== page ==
How to Get Paid to Travel the World
Travelling the world full-time used to be absolutely unheard of. And yet, we now live in a world where people are doing the impossible. They're quitting their jobs, selling their stuff and giving the word 'nomad' a whole new meaning.
Travelling full-time is THE dream for travel-lovers like us. I'm sure it's nowhere near as glamorous as it sounds, and I know for sure it's not easy – but it's there and it's finally possible.
Now, I'm realistic. I know most of you can't quit your job for a life on the road selling your creative skills. Because let's face it, not everyone is creative. I know in my extended family of 13 children (that's cousins included, I do not have 12 siblings!), only 3 of us live and breathe a creative life. That's me and my two brothers. I've recently come to notice this, and realised that creative fields are less common than I thought.
So, what do you do when you can't travel full-time calling yourself a digital nomad?
The absolute best way to travel full-time is to work. It creates a slower pace for your travels. It allows you to truly live and breathe like a local. Your career may not take you around the world, but whoever said you had to stick to that boring old rule book for adulting?
I'm not saying you have to completely change your career or speciality. You just need to shake it up a bit. These are my top job opportunities to help you to get paid to travel.
So, if you've always wanted to live overseas, if you're desperate to make a change in your life, if travel is your one true love – then it's time to make it happen! No more excuses. Make your dreams come true.
How to get paid to travel the world?
They say anyone can teach. It might be true considering how simple it is to teach English abroad. The best and most recognised program is TEFL, a certification that gives you the knowledge you need to teach English overseas. The great thing about teaching English is that more often than not, you don't need to be fluent in the local language to get by. Often the schools want you to exclusively speak English to the children to immerse them in the language. Boy, did I wish I had that style of teaching when I was young. Instead, I've got 5 years of French under my belt, and very little to show for it.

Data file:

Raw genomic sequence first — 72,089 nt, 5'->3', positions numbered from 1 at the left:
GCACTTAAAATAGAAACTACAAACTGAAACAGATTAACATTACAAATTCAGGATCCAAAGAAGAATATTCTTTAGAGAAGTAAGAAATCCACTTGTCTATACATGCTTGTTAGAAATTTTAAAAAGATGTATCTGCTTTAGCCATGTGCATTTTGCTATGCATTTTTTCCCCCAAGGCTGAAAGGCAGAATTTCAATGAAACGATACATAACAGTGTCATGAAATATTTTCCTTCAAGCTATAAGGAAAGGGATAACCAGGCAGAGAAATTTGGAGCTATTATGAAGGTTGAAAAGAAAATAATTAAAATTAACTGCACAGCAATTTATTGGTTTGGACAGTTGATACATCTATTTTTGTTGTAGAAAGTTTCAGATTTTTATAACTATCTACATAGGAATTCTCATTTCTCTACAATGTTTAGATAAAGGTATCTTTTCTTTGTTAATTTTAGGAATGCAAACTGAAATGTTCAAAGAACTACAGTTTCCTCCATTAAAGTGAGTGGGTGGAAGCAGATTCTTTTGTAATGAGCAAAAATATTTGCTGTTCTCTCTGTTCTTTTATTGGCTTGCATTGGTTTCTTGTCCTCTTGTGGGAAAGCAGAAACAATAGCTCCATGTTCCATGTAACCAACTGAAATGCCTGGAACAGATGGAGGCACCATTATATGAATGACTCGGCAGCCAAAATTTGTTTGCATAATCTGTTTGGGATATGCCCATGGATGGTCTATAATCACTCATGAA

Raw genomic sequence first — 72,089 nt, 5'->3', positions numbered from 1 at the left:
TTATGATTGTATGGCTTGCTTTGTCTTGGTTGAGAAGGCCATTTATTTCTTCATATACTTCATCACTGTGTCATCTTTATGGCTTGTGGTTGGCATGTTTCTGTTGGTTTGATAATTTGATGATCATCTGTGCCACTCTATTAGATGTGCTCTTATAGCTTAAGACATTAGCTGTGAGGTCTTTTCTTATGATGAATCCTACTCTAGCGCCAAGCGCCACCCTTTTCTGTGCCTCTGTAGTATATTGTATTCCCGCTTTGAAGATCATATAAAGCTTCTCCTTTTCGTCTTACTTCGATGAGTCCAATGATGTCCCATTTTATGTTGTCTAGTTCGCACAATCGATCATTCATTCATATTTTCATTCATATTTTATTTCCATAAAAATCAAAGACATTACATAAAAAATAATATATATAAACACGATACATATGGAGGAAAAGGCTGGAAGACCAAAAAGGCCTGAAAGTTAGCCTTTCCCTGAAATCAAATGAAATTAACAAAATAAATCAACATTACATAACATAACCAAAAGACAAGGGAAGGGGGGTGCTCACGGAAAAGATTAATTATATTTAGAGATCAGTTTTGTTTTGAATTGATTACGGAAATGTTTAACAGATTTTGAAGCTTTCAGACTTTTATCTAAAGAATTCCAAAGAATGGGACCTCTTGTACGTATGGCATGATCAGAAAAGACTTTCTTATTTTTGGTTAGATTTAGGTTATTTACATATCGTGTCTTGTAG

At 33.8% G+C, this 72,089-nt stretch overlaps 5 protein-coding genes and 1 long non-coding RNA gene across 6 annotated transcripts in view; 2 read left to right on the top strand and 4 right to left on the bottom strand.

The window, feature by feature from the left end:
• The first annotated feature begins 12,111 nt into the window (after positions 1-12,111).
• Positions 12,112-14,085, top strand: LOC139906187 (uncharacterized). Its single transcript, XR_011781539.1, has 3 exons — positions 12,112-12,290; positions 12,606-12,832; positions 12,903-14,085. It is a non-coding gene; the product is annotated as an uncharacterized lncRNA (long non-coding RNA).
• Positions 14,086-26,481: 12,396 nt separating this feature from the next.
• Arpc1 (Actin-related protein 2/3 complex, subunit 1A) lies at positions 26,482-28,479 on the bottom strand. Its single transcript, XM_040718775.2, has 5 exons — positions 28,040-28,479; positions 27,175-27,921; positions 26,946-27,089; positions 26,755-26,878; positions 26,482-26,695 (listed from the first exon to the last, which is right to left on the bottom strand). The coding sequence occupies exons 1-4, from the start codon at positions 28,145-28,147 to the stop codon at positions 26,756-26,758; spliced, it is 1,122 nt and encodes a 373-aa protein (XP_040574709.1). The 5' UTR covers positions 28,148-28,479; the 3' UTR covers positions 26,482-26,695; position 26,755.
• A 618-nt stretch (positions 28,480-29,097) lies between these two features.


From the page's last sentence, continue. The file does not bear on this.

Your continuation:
Some teaching positions will need you to have a Bachelors Degree as well as your TEFL certification. Some need prior teaching experience. It really depends on the school and the position.
This website will not only give you the TEFL certification but will also help you find a job overseas.The courses start are $227.50.
World Wide Opportunities on Organic Farms (WWOOF)
If living and learning from locals outside of the major cities and tourist hot-spots is more your style then you'll love WWOOF. WWOOF is a community of organic farmers looking for a helping hand in exchange for a warm bed and food. Imagine what you could learn! Nothing gets more local than this.
Working Holiday VISA
Many countries allow you to get a VISA to work while travelling. So you could get a casual bar, cafe or retail job to pay for your life while abroad. Hell, if you truly love what you currently do, you could get a job doing that in a different city.
Every country have different rules with this. It even depends on what country you come from. So make sure you do your research first.
Perfect for someone who gets along well with kids, is a homebody at heart and is keen to learn a new language (or improve on one). Au Pairing is basically nannying, with a fancy French name. An Au Pair's responsibilities vary from job-to-job, but more often than not you're working for a wealthy family who need an extra hand with the kids. Outside of English-speaking countries, they usually want the kids to improve their English skills as well – talk about two birds, one stone.
Au Pair's usually work around 30 hours a week in exchange for a bed and food. But you also get a bit of pocket money too. So during your time off and your extra cash, you can get out there to explore.
Work on a cruise ship
Living and working on board a cruise ship – sounds like a dream. And what's better, the job types are vast. You could be a housekeeper, bartender, chef, life saver, waitress. Or you could be in childcare, entertainment, working in the gift shop. It's surprising who's on board a cruise ship.
What's best is you get paid a wage on top of a room and food on board.
Ski, snowboarding, surf or diving instructor
Turn your hobby into a job! Get qualified or simply ask around – you'll be sure to find a friend of a friend who's done a season in Canada. You've got two options here. You could instruct or you could work a job in town to help the locals with the high season and tourist influx. Either way, during your spare time, you can get out there and do what you love.
Do you want to travel full-time? Or are you more of a homebody and prefer to travel in your own time? Share you story in the comments!